Adjustment equations: level I - maternal age, living with partner, skin color, maternal schooling, household income, and paid work during pregnancy; level II - skin color, maternal schooling, household income, household crowding, and planned pregnancy; level III - skin color, maternal schooling, household income, household crowding, planned pregnancy, number of prenatal visits, month of the first prenatal visit, type of health service used for prenatal care, and ferrous sulfate supplementation; *Wald test for heterogeneity; **Wald test for linear trend; +minimum wage in 2007: R$ 380; in 2010: R$ 510; in 2013: R$ 678; PR: prevalence ratio; 95%CI: 95% confidence interval.

The same table indicates that the PR of non-performance of serological tests for syphilis during prenatal care was 1.57 (1.10-2.25) among black mothers compared to white ones, and 2.40 (1.34-4.29) in mothers who belonged to families with a monthly income lower than one MW in contrast with those with household income ≥ 4 MW. The PR for mothers with up to eight years of schooling was 2.57 (95%CI 1.21 - 5.44) when compared to those with 12 or more years of schooling. Lastly, the PR of non-performance of serological tests for syphilis among mothers who had 1-3 prenatal visits was 13.23 (95%CI 11.98 - 62.22) compared to those with 12 or more visits, and 1.82 (95%CI 1.39 - 2.37) in mothers not supplemented with ferrous sulfate during pregnancy in contrast with those who received supplementation.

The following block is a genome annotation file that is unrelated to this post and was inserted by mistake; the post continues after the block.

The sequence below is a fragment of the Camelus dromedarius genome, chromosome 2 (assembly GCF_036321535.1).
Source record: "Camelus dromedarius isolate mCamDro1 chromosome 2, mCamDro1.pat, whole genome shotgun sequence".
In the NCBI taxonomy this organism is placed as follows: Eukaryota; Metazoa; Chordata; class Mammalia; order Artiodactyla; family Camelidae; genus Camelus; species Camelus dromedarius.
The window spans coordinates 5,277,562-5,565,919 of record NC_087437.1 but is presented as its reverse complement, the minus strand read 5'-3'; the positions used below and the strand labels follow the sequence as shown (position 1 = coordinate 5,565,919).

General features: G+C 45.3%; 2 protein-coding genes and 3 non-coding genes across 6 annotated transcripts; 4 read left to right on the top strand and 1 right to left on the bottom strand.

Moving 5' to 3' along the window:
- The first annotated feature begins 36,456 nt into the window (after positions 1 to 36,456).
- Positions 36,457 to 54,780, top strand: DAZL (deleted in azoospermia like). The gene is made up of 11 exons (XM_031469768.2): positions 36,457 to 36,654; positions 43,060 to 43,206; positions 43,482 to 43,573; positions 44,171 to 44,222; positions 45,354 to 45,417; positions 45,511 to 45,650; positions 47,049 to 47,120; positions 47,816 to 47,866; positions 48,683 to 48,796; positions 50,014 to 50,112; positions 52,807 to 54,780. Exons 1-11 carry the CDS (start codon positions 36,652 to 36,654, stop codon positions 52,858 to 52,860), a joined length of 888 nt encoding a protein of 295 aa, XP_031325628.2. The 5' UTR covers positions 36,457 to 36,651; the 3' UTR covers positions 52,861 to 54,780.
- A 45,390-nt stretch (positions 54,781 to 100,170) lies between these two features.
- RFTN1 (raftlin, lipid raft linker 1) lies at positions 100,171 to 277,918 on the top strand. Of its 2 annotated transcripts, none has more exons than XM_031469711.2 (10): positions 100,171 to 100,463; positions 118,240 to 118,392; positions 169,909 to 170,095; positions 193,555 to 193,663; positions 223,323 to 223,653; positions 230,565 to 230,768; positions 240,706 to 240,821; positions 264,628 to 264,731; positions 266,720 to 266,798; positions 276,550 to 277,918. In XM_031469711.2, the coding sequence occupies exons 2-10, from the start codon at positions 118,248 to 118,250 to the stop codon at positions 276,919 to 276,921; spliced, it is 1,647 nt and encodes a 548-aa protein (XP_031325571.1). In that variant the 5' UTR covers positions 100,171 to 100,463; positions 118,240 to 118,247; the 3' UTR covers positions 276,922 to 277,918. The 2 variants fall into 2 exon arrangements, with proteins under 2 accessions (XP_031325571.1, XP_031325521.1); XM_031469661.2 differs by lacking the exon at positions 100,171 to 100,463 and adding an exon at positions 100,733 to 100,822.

The prevalence of non-performance of serological tests for syphilis in this study was 2.9%, with a slight decline from 3.2% in 2007 to 2.7% in 2013. The PRs of non-performance of this test were significantly higher among black mothers, those with up to eight years of schooling, monthly household income lower than one MW, who had one to three prenatal visits, and the ones not supplemented with ferrous sulfate.